- Convenient for air-travel;
- Easily stow-able on the outside of a backpack, for extended talus scrambles; and,
- Adjustable, and therefore can fit different family members, can be used for different outdoor activities (e.g. hiking vs snowshoeing), and can support shelters with fixed shapes like the Sierra Designs High Route Tent even if the shelter height is different than your preferred pole length.
But there is one more important reason, too: They are commercially available, and can be purchased at any outdoor retail store and even Costco.
But the truth is that for some applications I would MUCH prefer to have fixed-length poles, notably for thru-hikes and for local backpacking trips with minimal scrambles. Fixed-length poles are more finicky, but they will be lighter, less expensive, and stronger than telescopic poles made of the same shafts, grips, and tips.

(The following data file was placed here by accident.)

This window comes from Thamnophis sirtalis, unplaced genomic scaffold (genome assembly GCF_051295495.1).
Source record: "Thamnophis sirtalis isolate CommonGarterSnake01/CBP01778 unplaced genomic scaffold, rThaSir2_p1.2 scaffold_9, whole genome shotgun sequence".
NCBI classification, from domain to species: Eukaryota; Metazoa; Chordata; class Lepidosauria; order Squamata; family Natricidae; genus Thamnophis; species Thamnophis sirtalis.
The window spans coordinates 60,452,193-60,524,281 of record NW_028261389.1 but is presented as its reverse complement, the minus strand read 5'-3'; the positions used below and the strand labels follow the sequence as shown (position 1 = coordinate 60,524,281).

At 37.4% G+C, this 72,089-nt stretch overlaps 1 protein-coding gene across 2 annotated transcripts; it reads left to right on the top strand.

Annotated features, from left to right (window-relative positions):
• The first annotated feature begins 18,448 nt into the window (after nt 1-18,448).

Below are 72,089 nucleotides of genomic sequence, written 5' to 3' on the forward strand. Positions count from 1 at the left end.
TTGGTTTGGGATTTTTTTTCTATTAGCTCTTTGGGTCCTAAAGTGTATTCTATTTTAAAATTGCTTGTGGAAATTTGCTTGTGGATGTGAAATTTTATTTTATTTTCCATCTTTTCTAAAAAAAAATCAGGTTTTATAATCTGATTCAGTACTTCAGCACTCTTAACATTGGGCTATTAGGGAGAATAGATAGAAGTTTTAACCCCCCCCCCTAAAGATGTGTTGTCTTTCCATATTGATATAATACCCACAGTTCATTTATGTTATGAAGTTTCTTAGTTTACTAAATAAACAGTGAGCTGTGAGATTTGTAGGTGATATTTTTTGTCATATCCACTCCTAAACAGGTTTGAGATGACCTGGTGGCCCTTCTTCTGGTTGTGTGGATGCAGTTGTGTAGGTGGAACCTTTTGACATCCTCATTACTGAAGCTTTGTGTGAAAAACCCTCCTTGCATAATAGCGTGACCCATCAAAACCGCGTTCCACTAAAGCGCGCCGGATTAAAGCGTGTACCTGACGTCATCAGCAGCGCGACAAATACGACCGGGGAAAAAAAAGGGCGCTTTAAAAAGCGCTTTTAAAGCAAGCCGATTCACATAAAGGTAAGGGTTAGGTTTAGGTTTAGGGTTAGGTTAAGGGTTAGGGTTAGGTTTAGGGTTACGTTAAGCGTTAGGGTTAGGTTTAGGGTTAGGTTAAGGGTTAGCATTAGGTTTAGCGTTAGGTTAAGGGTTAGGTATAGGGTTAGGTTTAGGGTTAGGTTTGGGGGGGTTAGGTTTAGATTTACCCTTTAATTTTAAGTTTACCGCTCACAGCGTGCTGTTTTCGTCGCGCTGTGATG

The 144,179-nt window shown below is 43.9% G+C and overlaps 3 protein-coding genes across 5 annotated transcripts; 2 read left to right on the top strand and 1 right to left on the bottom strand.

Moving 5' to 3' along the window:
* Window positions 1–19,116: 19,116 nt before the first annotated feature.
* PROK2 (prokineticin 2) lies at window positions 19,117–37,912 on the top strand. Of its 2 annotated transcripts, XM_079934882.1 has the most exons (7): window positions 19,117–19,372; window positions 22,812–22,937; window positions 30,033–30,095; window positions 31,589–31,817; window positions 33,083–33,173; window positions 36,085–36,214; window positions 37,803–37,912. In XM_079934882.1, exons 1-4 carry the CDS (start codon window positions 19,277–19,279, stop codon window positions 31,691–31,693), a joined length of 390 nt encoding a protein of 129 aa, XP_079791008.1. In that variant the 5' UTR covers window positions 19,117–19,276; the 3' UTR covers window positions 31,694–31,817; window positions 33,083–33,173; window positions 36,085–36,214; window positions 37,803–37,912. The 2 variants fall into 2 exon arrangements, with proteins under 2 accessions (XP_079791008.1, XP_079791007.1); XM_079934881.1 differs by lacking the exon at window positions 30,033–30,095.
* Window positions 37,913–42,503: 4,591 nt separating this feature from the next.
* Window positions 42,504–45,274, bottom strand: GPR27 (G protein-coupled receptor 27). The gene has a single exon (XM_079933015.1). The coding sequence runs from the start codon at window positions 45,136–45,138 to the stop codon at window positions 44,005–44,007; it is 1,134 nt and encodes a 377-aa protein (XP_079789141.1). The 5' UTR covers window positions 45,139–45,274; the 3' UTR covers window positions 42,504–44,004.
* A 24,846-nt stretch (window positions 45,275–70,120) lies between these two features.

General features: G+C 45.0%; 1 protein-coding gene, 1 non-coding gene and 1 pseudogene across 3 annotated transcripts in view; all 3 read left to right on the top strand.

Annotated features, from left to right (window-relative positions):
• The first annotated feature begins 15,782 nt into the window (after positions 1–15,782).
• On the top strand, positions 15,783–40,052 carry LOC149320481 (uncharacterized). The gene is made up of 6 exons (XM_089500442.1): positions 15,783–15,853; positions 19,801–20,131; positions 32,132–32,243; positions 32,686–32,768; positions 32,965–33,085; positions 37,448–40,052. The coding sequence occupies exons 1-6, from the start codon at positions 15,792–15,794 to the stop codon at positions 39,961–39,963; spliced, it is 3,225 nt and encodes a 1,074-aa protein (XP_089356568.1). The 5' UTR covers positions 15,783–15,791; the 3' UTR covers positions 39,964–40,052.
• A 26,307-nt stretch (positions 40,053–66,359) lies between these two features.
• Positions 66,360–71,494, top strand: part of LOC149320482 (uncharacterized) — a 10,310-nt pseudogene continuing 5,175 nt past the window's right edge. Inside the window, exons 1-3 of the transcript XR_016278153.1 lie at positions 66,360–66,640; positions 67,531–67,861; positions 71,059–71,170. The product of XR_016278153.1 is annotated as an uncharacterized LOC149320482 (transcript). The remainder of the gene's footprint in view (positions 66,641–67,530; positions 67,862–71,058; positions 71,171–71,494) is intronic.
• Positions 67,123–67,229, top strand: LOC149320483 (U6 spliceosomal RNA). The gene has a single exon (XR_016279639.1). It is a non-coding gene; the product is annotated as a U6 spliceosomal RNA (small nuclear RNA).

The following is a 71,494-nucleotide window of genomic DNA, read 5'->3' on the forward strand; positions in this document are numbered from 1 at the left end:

I have long been searching for fixed-length poles that are commercially available and that I would want to use for backpacking. The only model I know of are the Gossamer Gear LT3C, but I’ve always been scared off by the skinny shafts. I’ve looked at ski poles, too, but they normally have unfriendly rubber or plastic grips (without extension grips) and non-replaceable tips.
Enter the Black Diamond Vapor Carbon 1 Poles.
- Extremely stiff shafts, thicker overall than those on the Alpine Carbon Corks;
- Foam grips with foam extensions, for choking up on the pole in steep and uneven terrain; and,
- Replaceable carbide tips.
They weigh just 11 ounces (310 grams) per pair, and will be even lighter after removing the wrist straps and snow baskets. A 5-oz pole is a joy to use even compared to a 7- or 8-oz model.
If the Vapor Carbon had cork grips, I would consider them “perfect,” but foam is ultimately okay. The $150 price tag is tough to swallow, too, although less expensive than BD’s premium models like the Alpine Carbon Corks and foldable Distance Carbon Z.
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